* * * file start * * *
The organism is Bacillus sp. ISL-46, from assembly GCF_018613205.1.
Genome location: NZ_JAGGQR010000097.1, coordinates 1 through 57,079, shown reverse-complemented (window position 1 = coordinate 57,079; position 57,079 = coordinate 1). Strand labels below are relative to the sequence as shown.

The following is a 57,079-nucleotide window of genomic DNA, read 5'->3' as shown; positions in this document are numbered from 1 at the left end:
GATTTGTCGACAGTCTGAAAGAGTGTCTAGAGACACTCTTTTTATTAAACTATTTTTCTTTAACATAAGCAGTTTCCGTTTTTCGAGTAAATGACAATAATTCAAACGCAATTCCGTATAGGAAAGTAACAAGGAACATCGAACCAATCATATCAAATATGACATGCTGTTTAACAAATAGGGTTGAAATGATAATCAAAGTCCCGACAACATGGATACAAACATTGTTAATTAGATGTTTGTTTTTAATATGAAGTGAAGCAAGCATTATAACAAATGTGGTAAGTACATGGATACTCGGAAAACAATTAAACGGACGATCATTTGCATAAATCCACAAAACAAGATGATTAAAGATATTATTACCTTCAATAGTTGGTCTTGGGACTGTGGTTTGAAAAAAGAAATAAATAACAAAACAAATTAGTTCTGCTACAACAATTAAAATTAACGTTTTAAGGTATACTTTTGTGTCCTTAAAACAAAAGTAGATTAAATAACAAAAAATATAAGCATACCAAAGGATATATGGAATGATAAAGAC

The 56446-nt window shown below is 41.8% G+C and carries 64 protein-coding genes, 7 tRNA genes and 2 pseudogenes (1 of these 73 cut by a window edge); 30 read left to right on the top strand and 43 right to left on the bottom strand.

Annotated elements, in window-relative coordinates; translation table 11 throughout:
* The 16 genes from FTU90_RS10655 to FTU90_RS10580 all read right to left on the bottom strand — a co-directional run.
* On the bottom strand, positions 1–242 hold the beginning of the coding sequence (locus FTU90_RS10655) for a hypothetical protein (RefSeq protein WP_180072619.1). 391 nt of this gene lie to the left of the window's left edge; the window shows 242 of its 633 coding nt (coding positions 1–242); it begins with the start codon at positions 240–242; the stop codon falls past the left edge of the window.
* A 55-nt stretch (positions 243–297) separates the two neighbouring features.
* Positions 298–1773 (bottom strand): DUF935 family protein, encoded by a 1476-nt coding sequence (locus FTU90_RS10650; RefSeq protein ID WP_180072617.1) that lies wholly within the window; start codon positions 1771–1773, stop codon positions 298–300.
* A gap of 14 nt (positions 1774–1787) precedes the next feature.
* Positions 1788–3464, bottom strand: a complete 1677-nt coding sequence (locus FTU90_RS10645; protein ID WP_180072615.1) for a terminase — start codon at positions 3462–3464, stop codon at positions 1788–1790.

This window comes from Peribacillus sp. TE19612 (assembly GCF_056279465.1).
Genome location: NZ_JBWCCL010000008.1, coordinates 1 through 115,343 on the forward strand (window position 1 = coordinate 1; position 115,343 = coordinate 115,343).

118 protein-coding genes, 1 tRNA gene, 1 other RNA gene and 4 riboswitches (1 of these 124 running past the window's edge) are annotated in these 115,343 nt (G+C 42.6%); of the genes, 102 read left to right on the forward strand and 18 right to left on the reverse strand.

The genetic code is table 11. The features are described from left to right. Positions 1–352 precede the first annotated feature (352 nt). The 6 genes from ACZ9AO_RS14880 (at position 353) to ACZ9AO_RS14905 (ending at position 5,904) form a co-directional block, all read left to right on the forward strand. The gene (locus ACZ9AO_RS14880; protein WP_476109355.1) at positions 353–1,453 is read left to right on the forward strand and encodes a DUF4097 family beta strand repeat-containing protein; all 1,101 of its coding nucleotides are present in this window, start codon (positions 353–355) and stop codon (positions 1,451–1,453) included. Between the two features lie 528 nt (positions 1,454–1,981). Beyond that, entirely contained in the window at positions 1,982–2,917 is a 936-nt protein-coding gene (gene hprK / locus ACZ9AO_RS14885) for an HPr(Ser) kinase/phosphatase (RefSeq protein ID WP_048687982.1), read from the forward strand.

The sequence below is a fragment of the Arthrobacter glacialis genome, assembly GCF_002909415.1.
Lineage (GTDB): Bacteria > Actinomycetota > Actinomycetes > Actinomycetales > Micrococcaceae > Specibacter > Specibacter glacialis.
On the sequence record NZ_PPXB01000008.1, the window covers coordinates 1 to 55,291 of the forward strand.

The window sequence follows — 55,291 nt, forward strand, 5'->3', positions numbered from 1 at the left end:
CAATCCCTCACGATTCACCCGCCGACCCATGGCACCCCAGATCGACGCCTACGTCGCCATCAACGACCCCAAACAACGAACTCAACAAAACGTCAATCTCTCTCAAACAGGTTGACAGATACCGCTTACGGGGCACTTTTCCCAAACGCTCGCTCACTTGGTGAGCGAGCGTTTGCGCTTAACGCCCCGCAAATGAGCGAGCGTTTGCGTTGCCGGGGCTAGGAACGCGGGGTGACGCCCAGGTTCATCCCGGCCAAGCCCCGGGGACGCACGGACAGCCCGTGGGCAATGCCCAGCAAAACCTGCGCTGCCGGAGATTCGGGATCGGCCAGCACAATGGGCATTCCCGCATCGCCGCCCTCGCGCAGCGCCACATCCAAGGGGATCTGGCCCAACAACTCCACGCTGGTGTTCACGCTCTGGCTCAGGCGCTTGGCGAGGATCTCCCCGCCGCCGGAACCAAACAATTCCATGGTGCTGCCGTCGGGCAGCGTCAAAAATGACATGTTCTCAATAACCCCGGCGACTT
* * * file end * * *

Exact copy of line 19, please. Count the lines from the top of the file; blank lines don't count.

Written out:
On the sequence record NZ_PPXB01000008.1, the window covers coordinates 1 to 55,291 of the forward strand.